We live in interesting times in the world of technology. Google’s working on self-driving cars and potentially space elevators, Apple recently bought out a mapping company, and Amazon, the internet’s bookstore, recently launched its own custom tablet computer. So, it shouldn’t be too suprising that most successful software companies feel the need to quickly expand into new markets and stay ahead of the computing curve.
Marketcircle is a company loved by Mac users for their award winning applications, Billings and Daylite. They’ve had great success with Mac and, more lately, iOS apps, but for the most part wouldn’t be thought of as a web app company. However, they’ve also created a hybrid Mac and cloud app, Billings Pro, and built up their own custom infrastructure to host their own Marketcircle Cloud service.
Marketcircle’s CEO, AJ, was kind enough to sit down for a chat with us and talk about their thoughts about the cloud, how their company got started, and what they’ve learned from running a cloud service. It was a very interesting talk, with a number of bits of info you might find surprising about a company you already knew about!
How did Marketcircle get started?
We actually started on the completely opposite side. When we started in 1999, we were a .com. Think of eBay, but instead of an auction engine we had a negotiation engine, where you could suggest a price and people could come back to you with a counteroffer. By the time we got the VCs, though, the bubble was imploding and we were just too late. So we had a choice to make, myself and Mike, were we going to shut the company down or do we do something to pay back our friends and family that invested.
We decided to do web development consulting, specifically WebObjects, to pay them back. We did that for a little while, and then Daylite was sort of an accident. We did that app, and that’s where we found success, and we kind of stuck to the Mac and native apps since then. That’s how we got started.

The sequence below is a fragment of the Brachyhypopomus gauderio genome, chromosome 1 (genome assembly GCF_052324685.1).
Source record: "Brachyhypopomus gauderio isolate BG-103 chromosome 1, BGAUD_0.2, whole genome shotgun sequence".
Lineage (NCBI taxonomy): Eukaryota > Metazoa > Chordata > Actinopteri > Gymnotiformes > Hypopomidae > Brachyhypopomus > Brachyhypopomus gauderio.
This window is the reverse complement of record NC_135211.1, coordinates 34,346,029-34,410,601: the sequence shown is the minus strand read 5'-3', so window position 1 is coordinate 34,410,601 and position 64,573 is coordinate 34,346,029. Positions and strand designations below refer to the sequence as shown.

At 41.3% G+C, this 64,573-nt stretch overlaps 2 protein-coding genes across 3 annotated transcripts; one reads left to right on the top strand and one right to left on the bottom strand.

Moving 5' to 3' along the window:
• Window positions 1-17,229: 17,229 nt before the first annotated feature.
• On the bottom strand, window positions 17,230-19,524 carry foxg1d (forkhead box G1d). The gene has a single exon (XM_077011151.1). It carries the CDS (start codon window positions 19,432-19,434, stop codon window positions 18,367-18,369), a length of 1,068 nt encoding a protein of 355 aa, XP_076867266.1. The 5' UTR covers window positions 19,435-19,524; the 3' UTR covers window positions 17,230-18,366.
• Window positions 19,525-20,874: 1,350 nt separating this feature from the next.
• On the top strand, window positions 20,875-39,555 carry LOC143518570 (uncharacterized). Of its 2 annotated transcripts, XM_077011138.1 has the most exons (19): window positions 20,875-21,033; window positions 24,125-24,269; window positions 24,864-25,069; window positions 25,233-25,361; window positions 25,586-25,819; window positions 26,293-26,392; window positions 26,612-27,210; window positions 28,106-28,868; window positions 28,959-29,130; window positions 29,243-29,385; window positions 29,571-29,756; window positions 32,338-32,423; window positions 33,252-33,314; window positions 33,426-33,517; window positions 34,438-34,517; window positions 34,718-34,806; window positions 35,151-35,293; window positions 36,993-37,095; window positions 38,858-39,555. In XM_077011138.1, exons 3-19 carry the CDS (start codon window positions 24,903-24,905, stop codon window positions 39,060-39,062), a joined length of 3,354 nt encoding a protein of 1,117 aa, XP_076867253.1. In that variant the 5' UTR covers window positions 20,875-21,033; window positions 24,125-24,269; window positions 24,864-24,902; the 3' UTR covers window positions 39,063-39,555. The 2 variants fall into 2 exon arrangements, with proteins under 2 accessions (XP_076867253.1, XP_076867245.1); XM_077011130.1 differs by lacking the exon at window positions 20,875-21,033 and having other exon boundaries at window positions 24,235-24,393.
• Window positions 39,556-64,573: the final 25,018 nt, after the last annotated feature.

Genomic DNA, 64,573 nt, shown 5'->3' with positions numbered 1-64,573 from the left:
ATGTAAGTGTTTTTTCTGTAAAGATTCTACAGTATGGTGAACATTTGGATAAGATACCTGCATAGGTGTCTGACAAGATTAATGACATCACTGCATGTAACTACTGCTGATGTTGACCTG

So web development fueled your Mac development, actually?
That’s right. And you know, we started with just me, and then Mike joined me, and a couple others. When we went through our droughts we had to downscale, and it was just Mike, Christine and I at one point, and now it fluctuates between 31 and 35 people on the team.
You talked about doing consulting work. Did that give you the idea for Billings?
We actually did Billings after we completed our consulting work. Billings came out in 2005, when we were just at the tail-end of our life as a consulting company. What inspired us for it was requests we would get from people with our Daylite product. We wanted to solve this problem with another app rather than add it on to Daylite, since it already has tons and tons of features. So that’s how we started with Billings: we wanted a simple app which people could use without a steep learning curve. It’s been a good tool for us to hone our interface design skills, too.
Was Billing Pro an afterthought, or was it an obvious progression from Billings that you’d planned?
I wouldn’t say it was planned from the get-go, but it was an obvious progression. We wanted to do Billings Pro many years ago, and we had a couple false starts on that project, and finally we got it. It wasn’t planned from day 1, but it was obvious pretty early that we needed to do something in that front.
It’s just that, we’ve got Daylite, we’ve got all these projects, and where do you balance your resources? We tried it two times, it didn’t work out, and finally the third time we got it.
When you first started with Billings Pro, was the general idea for it to be a centralized application as a server that everyone’s connected to?
No, actually, that’s how Daylite works to a degree. What we learned from Daylite is that people are getting more and more mobile and are less and less desktop orientated. This means that your connection to a “server” or service is not consistent. You close your laptop, go to the other side of the office or across the street, and you’re on a totally different network but you want to continue working. Potentially, sometimes, you don’t have a network. One of the big features of Daylite is the offline mode, and one of the things we learned is that often customers think they’ll have ‘net access when really they don’t.